Public Has More Time to Comment on Oyster Creek Sale and Transfer of $980 Decommissioning Fund to Camden-Based Company
LACEY TOWNSHIP – The Federal Nuclear Regulatory Commission (NRC) has extended the public comment period of the sale of the Oyster Creek Generating Station from Exelon to Holtec International, a Camden-based company, until January 9.
Clean Water Action had contacted Senator Cory Booker (D-NJ) to request an extension for the public to give adequate time and opportunity to draft comments on the Oyster Creek sale that includes establishment of a complex corporate limited liability structure and dry cask storage of over 1.2 million pounds of highly radioactive waste that accumulated during the reactor’s almost 50 years of operation.
“We thank Senator Booker for speaking up for the public,” said Janet Tauro, NJ Clean Water Action Board Chair. “Anyone who has ever participated in an NRC proceeding knows its daunting complexity for the average citizen. The cards are generally stacked pro-industry, and against the public, and Senator Booker went to bat for us and we applaud him.”
Clean Water Action has also requested that the NJ Attorney General review the deal and make comment.
“There are serious issues to explore, not the least of which is who has access to deadly nuclear material. That lifts this from a local to national security issue,” added Tauro.
Oyster Creek, the nation’s oldest commercial reactor, ceased operations on September 17, and shortly after announced the sale to Holtec, which is partnered with a Canadian energy giant reportedly facing corruption charges in that county.
Holtec has proposed a swift eight-year decommissioning that would employ a “proto-prompt“ technology to transfer the highly radioactive spent fuel rods from an overhead cooling pool into on-site dry casks. The casks would then be shipped across the country by road, rail, or barge through densely populated areas to another Holtec-owned interim storage facility in New Mexico. That storage facility is pending NRC approval.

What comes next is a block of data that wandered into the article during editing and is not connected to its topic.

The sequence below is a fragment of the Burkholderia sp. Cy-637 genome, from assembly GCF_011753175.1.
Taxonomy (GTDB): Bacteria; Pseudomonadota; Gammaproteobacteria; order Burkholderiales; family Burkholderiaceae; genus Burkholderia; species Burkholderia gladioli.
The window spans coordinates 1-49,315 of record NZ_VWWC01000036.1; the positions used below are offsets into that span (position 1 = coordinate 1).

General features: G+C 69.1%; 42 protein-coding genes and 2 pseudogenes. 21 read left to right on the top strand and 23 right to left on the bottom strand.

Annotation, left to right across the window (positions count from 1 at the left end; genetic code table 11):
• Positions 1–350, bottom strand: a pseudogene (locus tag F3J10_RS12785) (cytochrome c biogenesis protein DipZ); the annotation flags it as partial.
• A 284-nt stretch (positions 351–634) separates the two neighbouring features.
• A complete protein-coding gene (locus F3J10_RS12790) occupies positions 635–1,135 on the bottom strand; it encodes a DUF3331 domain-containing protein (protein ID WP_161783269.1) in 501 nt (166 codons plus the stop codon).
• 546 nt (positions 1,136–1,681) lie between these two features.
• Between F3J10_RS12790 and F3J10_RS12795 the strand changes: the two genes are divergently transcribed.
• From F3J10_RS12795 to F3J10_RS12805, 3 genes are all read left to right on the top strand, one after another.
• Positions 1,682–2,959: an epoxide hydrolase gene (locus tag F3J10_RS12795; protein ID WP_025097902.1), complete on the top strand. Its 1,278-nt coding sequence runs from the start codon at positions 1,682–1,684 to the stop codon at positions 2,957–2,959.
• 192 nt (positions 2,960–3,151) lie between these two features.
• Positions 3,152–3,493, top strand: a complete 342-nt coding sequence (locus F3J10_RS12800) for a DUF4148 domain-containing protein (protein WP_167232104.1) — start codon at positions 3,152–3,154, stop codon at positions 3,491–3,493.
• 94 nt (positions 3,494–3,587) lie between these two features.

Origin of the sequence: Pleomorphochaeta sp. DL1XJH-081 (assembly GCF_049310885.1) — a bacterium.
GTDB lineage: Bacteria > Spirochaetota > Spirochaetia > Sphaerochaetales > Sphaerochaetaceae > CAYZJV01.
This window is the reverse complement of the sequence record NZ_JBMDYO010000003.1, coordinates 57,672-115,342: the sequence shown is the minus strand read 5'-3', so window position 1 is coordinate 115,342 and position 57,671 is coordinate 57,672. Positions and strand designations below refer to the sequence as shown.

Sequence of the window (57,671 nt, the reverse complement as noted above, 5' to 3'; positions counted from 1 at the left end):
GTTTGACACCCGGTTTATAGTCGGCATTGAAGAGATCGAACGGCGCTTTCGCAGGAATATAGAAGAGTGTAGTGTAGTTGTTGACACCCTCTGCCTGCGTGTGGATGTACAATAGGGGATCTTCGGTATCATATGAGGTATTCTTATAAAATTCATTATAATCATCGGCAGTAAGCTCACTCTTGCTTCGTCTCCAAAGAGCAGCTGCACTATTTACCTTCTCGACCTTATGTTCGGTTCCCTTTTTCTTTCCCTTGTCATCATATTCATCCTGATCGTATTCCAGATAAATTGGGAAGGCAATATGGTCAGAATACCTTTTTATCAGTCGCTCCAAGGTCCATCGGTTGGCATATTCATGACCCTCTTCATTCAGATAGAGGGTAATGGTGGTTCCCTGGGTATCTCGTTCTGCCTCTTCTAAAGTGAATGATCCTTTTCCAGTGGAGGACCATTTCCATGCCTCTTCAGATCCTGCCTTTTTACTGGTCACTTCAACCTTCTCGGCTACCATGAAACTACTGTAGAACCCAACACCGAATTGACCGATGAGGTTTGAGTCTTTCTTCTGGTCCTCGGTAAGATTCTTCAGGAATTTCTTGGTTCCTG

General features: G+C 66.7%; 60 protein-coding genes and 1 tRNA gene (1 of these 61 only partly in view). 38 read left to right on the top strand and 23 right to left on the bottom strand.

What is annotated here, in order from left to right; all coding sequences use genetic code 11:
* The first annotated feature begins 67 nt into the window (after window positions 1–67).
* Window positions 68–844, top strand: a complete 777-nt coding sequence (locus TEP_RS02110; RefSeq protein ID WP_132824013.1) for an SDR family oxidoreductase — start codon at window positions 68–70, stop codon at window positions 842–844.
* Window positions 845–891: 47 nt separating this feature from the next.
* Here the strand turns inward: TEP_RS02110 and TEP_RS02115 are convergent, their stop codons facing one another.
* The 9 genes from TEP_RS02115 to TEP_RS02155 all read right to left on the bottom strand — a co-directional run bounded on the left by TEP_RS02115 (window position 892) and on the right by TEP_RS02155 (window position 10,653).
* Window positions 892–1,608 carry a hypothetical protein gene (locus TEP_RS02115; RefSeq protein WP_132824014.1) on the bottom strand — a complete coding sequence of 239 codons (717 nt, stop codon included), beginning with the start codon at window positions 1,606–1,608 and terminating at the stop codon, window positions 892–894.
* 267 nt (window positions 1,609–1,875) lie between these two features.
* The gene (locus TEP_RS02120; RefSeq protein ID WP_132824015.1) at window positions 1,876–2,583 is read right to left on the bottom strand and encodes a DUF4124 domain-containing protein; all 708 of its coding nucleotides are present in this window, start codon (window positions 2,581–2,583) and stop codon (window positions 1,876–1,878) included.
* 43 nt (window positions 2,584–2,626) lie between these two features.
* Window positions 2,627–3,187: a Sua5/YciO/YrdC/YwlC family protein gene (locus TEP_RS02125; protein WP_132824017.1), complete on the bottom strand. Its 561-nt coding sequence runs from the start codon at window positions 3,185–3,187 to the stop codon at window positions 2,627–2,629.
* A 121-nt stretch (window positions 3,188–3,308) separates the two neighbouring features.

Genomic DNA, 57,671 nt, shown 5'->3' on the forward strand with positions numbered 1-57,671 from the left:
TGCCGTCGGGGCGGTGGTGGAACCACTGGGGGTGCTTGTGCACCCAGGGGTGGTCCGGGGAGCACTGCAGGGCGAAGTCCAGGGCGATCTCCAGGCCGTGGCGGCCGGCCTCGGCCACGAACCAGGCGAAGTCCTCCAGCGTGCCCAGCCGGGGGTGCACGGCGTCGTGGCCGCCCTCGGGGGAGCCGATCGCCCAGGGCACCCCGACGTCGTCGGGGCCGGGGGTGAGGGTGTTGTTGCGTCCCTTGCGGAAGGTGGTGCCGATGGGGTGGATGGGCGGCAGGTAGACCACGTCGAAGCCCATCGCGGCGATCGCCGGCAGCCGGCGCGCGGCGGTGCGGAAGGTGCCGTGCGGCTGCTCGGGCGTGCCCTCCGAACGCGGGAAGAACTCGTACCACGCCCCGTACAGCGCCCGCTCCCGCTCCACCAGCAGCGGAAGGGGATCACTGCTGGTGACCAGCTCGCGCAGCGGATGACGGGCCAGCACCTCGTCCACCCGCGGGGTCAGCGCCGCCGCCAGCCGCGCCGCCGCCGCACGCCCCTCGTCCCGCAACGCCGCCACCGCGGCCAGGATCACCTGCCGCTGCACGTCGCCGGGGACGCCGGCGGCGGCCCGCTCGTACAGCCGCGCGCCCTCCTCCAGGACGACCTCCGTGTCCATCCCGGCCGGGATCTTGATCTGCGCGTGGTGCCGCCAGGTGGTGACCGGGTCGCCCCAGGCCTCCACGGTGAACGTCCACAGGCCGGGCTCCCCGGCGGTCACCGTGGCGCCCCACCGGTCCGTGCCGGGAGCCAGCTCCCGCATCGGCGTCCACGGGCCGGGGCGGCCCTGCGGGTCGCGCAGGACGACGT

Highly radioactive spent fuel rods usually have to cool at least 5 years before they are moved. Rods containing high burn up fuel, which is twice as irradiated and more highly radioactive, can take up to 20 years to cool. There are also questions as to whether any of the spent rods in the pool are damaged.
Some of the radiological isotopes and waste generated by Oyster Creek will remain radioactive for tens of thousands of years.
Exelon had stated that a complete decommissioning of the site would cost $1.4 billion, about 40 percent more than is in the trust fund and generated by surcharges on ratepayer bills. Holtec has stated they can do the job for less and more quickly.
“A hasty, quick job isn’t going to benefit anybody,” said Tauro. “Obviously there’s a strong desire to get that waste out of Lacey Township, but let’s make sure they don’t blow us all up doing that.”
Clean Water Action has more than 150,000 members statewide in New Jersey and is the nation’s largest grassroots group focused on water, energy and environmental health. Since our founding during the campaign to pass the landmark Clean Water Act in 1972, Clean Water Action has worked to win strong health and environmental protections by bringing issue expertise, solution-oriented thinking and people power to the table. We will protect clean water in the face of attacks from a polluter friendly Administration and Congress. www.cleanwater.org/nj